Thaddeus Rutkowski's novel, Roughhouse (Kaya), was a finalist for the Members' Choice of the Asian Book Awards. He has taught fiction writing at the Writer's Voice of the West Side YMCA and the Asian American Writers' Workshop in New York. thadrand@earthlink.net.

RELATED LINKS:
Kaya
poetz.com
poetrycentral.com
notcoffeehouse.org

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Roughhouse

Two Poems by Thaddeus Rutkowski


WHITE AND WONG

Hi. I'm Mr. White.
That's White, and I'm Wong.
We're here to discuss the difference between us, the difference between White and Wong.
That's White. We're going to get lots of attention for no reason.
That's Wong. We're going to make some interesting points.
Pure White. We're going to ask pointed questions, then ridicule the answers.
Utterly Wong. There is no answer, and that's the answer.
Almost White, but not quite. If you lean on the edge, on your chin and your elbows, you will see the answer where it lies, which is within.
Wong, Wong, Wong. If you see the answer, why ask pointed questions?
I'm losing track of the difference between White and Wong.
Wong again. The difference is as plain as day or night, or dusk and dawn.
All White. All White. I've been Wong-headed.
On the contrary, I've been Wonged.
Let's put things to Whites.
I know I'm White, and I think you're Wong. But remember: Two Wongs don't make a White.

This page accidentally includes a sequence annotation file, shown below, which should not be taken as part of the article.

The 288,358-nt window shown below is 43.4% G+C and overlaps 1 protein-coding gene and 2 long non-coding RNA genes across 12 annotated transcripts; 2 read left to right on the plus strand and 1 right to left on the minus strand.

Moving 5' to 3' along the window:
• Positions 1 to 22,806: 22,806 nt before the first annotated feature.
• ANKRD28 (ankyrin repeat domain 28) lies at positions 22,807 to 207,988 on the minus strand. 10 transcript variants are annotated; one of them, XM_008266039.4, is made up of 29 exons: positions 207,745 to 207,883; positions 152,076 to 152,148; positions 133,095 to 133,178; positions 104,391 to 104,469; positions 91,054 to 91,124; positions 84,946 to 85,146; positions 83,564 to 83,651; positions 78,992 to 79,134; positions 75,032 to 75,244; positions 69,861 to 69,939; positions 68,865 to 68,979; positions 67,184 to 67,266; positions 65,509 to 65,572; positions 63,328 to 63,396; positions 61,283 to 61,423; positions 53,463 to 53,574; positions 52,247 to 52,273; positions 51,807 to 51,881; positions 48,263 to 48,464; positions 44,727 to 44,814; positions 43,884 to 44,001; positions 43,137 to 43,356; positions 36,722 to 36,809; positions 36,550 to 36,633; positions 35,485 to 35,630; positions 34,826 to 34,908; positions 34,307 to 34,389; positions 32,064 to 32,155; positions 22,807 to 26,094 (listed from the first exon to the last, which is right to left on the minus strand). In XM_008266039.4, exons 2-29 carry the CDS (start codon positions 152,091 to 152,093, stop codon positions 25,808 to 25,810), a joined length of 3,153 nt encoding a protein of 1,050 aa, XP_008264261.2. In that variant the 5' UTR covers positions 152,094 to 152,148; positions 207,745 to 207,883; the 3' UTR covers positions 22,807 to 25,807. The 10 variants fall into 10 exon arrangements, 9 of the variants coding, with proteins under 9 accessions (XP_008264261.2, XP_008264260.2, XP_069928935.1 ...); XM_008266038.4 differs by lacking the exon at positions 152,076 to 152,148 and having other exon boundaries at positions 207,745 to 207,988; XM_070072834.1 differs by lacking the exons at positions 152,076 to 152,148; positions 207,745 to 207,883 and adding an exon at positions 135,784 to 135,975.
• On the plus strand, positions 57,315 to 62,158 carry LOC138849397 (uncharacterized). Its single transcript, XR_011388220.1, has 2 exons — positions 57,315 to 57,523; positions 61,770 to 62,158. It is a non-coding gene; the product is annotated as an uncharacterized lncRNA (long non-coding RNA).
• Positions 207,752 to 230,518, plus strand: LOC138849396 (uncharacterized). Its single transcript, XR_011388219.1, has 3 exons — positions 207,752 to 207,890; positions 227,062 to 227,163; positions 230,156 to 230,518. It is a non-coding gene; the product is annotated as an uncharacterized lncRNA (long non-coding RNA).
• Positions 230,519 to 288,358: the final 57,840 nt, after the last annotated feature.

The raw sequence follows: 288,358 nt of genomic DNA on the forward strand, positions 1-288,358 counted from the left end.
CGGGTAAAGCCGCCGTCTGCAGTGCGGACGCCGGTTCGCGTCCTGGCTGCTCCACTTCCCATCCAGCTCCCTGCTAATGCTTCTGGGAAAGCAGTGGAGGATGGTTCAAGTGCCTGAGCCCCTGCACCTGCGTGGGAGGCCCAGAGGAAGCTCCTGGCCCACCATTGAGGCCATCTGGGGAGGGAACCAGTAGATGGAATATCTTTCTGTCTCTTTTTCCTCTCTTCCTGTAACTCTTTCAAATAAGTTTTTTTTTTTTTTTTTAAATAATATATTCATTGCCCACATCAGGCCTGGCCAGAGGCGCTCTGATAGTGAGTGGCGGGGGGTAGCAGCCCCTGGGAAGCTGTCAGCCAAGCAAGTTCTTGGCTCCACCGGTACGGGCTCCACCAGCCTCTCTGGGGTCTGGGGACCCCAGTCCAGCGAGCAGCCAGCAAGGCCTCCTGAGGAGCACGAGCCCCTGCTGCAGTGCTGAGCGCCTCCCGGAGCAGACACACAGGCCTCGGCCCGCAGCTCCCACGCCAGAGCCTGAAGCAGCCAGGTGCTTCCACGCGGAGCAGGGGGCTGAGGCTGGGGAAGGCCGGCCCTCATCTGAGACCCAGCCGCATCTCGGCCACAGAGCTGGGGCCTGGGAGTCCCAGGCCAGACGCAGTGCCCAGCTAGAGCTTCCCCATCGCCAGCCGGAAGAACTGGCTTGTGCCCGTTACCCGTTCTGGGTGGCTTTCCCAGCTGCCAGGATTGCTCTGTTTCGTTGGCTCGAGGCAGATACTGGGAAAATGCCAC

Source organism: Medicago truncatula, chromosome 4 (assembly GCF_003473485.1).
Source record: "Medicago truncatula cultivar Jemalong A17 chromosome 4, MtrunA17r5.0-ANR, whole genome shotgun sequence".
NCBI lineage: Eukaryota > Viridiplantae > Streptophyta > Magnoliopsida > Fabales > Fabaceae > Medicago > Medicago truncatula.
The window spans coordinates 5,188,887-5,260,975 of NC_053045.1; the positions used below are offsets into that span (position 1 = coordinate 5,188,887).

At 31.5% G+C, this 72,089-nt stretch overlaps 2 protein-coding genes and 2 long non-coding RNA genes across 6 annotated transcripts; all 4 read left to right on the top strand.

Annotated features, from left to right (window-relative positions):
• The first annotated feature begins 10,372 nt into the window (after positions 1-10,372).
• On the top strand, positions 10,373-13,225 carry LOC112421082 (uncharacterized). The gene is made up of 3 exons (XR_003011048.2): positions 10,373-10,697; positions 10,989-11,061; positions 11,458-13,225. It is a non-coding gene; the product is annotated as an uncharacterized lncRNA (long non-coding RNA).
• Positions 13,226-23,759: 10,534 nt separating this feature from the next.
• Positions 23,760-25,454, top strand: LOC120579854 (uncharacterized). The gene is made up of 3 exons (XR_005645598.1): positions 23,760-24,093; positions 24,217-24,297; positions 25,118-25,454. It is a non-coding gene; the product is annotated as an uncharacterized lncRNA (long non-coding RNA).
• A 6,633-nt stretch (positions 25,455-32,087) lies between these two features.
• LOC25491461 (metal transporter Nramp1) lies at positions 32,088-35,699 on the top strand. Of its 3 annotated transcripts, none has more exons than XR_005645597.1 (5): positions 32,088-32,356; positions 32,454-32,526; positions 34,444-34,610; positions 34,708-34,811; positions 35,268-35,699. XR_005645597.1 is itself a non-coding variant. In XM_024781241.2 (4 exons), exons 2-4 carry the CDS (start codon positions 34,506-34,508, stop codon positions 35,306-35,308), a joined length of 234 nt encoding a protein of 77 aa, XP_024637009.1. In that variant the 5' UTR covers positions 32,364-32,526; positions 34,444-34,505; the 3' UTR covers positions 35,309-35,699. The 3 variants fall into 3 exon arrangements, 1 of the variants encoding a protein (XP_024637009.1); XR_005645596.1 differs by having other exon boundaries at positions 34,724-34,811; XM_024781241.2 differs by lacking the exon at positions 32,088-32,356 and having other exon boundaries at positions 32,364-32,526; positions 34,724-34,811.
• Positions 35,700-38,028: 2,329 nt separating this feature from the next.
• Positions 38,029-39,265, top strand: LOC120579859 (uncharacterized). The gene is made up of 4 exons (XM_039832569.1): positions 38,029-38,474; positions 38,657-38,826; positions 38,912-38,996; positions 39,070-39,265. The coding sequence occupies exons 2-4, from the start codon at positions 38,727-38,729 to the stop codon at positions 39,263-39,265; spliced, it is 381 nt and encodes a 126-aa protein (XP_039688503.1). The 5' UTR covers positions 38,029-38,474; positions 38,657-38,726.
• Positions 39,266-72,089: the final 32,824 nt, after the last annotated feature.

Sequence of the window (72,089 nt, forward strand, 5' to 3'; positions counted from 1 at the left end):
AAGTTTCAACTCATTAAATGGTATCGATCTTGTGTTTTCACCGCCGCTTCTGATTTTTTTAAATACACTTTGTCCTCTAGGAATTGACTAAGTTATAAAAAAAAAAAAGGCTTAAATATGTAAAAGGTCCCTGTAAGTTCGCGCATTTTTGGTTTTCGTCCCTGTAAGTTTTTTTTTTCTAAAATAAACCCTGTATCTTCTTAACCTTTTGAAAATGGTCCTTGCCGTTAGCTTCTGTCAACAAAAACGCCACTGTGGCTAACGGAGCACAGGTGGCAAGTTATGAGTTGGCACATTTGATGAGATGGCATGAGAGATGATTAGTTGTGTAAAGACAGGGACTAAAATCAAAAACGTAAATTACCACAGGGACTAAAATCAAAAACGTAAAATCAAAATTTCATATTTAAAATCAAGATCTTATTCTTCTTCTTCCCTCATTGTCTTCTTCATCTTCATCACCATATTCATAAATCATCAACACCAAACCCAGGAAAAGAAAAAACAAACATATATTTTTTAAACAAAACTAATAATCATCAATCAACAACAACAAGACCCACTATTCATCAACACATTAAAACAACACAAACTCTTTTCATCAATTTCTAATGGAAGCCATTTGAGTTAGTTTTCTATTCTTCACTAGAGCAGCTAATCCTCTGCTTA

Might makes White, or at least it might, if you don't go Wong.
Some Wongs will never be Whites.
The White side of my brain says, "White," but the Wong side tells me, "Wong."
Wong you are. There is no absolute White or Wong.
If you're White, can we both be Wong?



WHAT'S IN THE NAME

The name is Thaddeus, but the choice of the name was ill-advised, I think. No doubt my parents wanted something classical, or something radical. Oedipus and Orpheus would not do, and Theodore and Thelonius would not, either. So my father decided. My mother, it seems, did not have much say in the matter. She picked Xiao Lin, which means Little Forest and sounds something like her first name, Chia In, which means Good Tidings. But I don't go by Xiao Lin. What I go by is a little stranger.

To many people, I am Thad, which is easy to spell and fairly easy to say, unless you think it's Fab, as in "Oh Fab, I'm glad, they put real Borax in you!" My first and middle initials, J.T., are even easier, so I use them when I make reservations, arrange for deliveries, or sign my name on lists. One of my old friends calls me J.T., except for the times he calls me Stud. Other people I know call me T-Bone. Some of my friends think T-Bone is too casual, but I like it better than Fazool, or Pube, which are the nicknames of other guys I know. I have not been called Tadpole for a long while, but an old girlfriend used to call me A. Tad, which was short for A. Tad Stoned. Some of my close relatives still call me Tad, but so far no one else has adopted the shortest form.

When I meet people and tell them my name is Thaddeus, they say, "That sounds like a Biblical name," or "That sounds like a nineteenth-century name," or "That sounds like a plumber's name." Sometimes my new friends take an initiative and shrink my name to Chaddy, Teddy or Patty, or Chad, Ted or Pat. For a while, people in my office confused me with another Asian guy who looked like me and called him Thad and me Henry.

My last name is no less problematic. Rutkowski just does not fit my face. At times, however, to my great surprise I pass for Eastern European. Someday, I might change my last name to my mother's maiden name, which is simpler and more descriptive, and become Mr. Wong.